For purposes of this appendix, let us start with a specific hypothetical data representation. Here is an easy-to-understand example. In the town of Greenfield, MA, the telephone prefixes are 772-, 773-, and 774-. (For non-USA readers: In the USA, local telephone numbers are seven digits and are conventionally represented in the form ###-####; prefixes are assigned in geographic blocks.) Suppose also that the first prefix is the mostly widely assigned of the three. The suffix portions might be any other digits, in fairly equal distribution. The data set we are interested in is "the list of all the telephone numbers currently in active use." One can imagine various reasons why this might be interesting for programmatic purposes, but we need not specify that herein.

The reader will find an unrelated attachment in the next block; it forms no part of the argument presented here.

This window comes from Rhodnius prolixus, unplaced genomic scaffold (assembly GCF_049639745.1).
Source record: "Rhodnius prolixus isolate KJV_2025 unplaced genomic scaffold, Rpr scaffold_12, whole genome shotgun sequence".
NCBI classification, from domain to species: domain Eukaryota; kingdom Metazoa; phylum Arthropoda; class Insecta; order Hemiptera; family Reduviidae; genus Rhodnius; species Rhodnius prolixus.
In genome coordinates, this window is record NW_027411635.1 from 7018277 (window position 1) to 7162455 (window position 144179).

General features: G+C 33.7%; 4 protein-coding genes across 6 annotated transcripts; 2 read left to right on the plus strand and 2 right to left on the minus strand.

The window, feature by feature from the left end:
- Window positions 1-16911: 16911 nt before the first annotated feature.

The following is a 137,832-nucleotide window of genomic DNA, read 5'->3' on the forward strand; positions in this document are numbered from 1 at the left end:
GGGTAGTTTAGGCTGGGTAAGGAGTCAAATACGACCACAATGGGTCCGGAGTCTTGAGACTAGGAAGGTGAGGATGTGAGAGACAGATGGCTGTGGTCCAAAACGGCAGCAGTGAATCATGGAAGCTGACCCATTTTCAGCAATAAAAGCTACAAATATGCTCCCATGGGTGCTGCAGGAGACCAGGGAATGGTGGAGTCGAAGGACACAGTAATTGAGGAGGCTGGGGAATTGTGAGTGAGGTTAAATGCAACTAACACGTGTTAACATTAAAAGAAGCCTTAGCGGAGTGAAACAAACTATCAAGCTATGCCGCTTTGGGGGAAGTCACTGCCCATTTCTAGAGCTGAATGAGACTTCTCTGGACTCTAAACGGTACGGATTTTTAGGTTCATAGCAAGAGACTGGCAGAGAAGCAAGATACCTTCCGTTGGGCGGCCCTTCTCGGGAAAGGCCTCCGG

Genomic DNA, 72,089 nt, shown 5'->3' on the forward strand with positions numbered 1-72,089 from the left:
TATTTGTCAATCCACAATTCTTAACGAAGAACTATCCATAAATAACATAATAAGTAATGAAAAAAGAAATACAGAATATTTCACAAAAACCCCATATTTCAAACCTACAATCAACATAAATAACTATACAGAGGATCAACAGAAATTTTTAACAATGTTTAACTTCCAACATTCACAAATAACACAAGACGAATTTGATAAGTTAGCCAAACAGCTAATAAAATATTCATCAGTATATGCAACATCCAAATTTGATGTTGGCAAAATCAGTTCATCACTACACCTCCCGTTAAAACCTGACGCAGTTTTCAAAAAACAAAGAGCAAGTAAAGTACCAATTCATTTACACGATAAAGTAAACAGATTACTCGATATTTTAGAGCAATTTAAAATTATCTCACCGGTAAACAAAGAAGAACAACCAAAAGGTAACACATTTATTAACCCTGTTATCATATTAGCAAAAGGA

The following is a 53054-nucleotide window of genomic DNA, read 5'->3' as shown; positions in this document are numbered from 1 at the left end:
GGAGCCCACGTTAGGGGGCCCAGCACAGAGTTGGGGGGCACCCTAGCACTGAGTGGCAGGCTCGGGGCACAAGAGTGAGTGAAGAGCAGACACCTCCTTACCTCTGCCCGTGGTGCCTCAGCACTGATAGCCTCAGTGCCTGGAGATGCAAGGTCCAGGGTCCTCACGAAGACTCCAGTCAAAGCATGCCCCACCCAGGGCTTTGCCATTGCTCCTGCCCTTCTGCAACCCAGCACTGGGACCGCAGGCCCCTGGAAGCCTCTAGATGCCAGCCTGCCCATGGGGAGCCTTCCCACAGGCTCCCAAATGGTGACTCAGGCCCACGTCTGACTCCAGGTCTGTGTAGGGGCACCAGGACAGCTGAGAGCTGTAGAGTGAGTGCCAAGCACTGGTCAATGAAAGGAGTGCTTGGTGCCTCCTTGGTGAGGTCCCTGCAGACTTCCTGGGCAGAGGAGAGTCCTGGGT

Initially, the data set we are interested in comes in a particular data representation: a multicolumn report (perhaps generated as output of some query or compilation process). The first few lines of this report might look like:
============================================================= 772-7628 772-8601 772-0113 773-3429 774-9833 773-4319 774-3920 772-0893 772-9934 773-8923 773-1134 772-4930 772-9390 774-9992 772-2314 [...]